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Detroit — The $100 million endowment from the Ralph C. Wilson Jr. Foundation that is expected to bring new life along the west riverfront was heralded Wednesday as an investment that will have an impact for generations.

Executives, city and state leaders, board and community members gathered to celebrate the gift that in part will fund a west riverfront park commissioned by the Detroit Riverfront Conservancy, a centerpiece of the neighborhood along Jefferson Avenue. 

 "There are moments in the life of a city that define the way people will interact for generations to come," said Mark Wallace, conservancy president and CEO, during the formal announcement along the riverfront. "This grant ... is a profound gift to our community, and it goes beyond generosity. It's truly an investment in change and has clear and very predictable outcomes." 

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The Detroit effort will also go toward a southeast Michigan trail system and be replicated at LaSalle Park in Buffalo, where Wilson, a Grosse Pointe Shores native, became the founding owner of its NFL franchise that began league play in 1960.

Altogether, the foundation will invest $200 million in parks and trail initiatives totaling 250 miles, and each will be named “Ralph C. Wilson Jr. Centennial Park."

Under the grant, the Detroit Riverfront Conservancy will get $40 million toward redeveloping the 22-acre park site that intersects at the city's Mexicantown, Corktown and its southwest Detroit neighborhoods. Another $10 million will be granted to the Community Foundation for Southeast Michigan to fund the park's sustainability.

Detroit Mayor Mike Duggan noted philanthropic contributions to the city over time but said Wednesday that "even in historic terms" the Wilson foundation endowment stands out.

"You are providing recreation opportunities to people in neighborhoods across areas that think they've been forgotten," said Duggan, highlighting in the city's heavily industrial southwest side, there's been a lack of riverfront that's "always been a source of pain." 

"What is happening now with what we are doing ... we're saying to the people of southwest Detroit: walk down, bike down, the riverfront is for you, too. When it opens, this is going to be the destination for recreation in the city of Detroit."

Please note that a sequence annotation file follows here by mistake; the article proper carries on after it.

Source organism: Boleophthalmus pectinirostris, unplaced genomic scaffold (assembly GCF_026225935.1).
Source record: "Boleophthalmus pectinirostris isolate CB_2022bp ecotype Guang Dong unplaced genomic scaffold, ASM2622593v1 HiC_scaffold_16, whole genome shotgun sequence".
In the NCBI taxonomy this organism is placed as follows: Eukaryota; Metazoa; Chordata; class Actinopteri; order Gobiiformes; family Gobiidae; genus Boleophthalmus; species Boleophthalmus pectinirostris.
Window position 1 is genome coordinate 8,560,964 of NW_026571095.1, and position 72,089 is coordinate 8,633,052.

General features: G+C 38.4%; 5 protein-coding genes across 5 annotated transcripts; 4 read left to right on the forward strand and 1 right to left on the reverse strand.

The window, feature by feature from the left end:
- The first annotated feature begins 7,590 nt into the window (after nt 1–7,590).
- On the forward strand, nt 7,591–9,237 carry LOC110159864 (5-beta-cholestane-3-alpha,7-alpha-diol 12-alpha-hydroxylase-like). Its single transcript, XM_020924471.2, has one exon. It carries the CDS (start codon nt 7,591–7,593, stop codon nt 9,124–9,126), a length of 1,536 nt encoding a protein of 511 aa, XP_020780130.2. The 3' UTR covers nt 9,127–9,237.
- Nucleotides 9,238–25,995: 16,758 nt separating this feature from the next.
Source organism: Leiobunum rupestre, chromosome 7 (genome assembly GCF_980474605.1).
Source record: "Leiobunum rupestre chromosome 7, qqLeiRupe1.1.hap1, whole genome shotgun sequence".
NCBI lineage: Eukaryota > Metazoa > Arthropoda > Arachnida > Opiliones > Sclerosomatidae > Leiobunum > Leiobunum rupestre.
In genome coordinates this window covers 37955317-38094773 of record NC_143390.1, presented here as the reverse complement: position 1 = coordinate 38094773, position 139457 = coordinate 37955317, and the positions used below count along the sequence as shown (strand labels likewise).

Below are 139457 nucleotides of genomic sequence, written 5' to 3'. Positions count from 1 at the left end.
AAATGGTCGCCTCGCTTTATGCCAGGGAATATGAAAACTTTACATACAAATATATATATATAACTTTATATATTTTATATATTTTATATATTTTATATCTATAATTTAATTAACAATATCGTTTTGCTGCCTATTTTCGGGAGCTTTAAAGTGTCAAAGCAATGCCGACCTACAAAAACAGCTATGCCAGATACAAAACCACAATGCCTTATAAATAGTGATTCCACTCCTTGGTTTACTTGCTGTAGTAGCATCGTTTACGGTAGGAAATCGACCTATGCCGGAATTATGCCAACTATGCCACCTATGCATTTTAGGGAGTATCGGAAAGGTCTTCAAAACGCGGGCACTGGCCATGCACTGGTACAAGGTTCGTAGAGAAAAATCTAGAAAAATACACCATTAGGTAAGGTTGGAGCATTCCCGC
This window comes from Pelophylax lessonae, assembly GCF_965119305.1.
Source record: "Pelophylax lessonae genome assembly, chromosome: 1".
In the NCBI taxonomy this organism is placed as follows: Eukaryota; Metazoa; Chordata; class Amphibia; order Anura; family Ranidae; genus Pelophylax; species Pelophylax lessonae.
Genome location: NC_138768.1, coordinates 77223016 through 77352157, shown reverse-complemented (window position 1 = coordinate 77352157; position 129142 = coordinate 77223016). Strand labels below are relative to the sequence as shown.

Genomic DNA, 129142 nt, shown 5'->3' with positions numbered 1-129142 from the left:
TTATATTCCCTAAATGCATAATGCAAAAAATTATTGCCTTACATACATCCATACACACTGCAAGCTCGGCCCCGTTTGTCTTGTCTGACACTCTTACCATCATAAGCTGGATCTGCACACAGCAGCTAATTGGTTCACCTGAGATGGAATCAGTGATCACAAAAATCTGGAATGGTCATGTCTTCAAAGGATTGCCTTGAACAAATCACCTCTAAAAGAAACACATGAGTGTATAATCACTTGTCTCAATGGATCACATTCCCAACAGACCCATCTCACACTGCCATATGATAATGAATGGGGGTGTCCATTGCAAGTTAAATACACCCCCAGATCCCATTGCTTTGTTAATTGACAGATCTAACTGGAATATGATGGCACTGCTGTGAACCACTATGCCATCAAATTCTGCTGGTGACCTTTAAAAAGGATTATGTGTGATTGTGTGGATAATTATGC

Completion of the west riverfront park is part of an overall vision to develop 5.5 miles of riverfront from the Ambassador Bridge on the west to Gabriel Richard Park, east of the MacArthur Bridge.

Wallace said Wednesday that the gift will allow the conservancy to begin construction designs and work on securing the additional funding for the project that's expected to be about $60 million. A projected completion date is 2022.

"I never thought that the foundation would be building an island," said David Egner, CEO of the Wilson foundation, to laughs. "We are indeed helping to build an island with the riverfront conservancy."

In addition, $40 million will be earmarked for building regional trails connecting the riverfront to the region, including the Iron Belle Trail operated by the state Department of Natural Resources. A biking and hiking track, it runs 2,000 miles from the western tip of the Upper Peninsula, crossing 48 counties and ending at Belle Isle. 

Gov. Rick Snyder also joined in the Wednesday announcement, noting economic development and quality of life are the two main necessities that make for a great city and state. The park and trails, he said, will be a catalyst for that.

"When you talk about meaningful giving, this is something that we didn't imagine," he said. "We had a dream. But this is allowing us to make that dream bigger."

Wilson's widow, Mary Wilson, increased what had been a planned $50 million commitment to $100 million for each of the cities. Her husband, she said, had a passion for Detroit and its people.

"Ralph was so into exercise, being healthy and going outdoors and bringing people together," she said. "This to me, it's going to be so Ralph. He would be so proud."

Former Mayor Dave Bing, who often has pointed out a disparity between development in the city's core in comparison to its neighborhoods, said he never thought he'd see funding like this come through for a riverfront project in the city. 

Egner, he added, is a "community-based guy" and with the gift is "putting his money where his mouth is." Bing said he believes the residents will take note. 

"A lot of people have been complaining that there's not enough happening in the community," he said. "This is something that's not downtown."

Resident Denise Kennedy was among the residents who provided input into the design for the riverfront park.

Kennedy, a breast cancer survivor, said she endured treatment while the city was in the midst of its historic bankruptcy and handing over control of its Belle Isle park to the state. It was then she decided to get involved.

"I remember scribbling down real quick 'I want to be in on the change,'" she said. "I can't even believe I'm standing here, looking at this."

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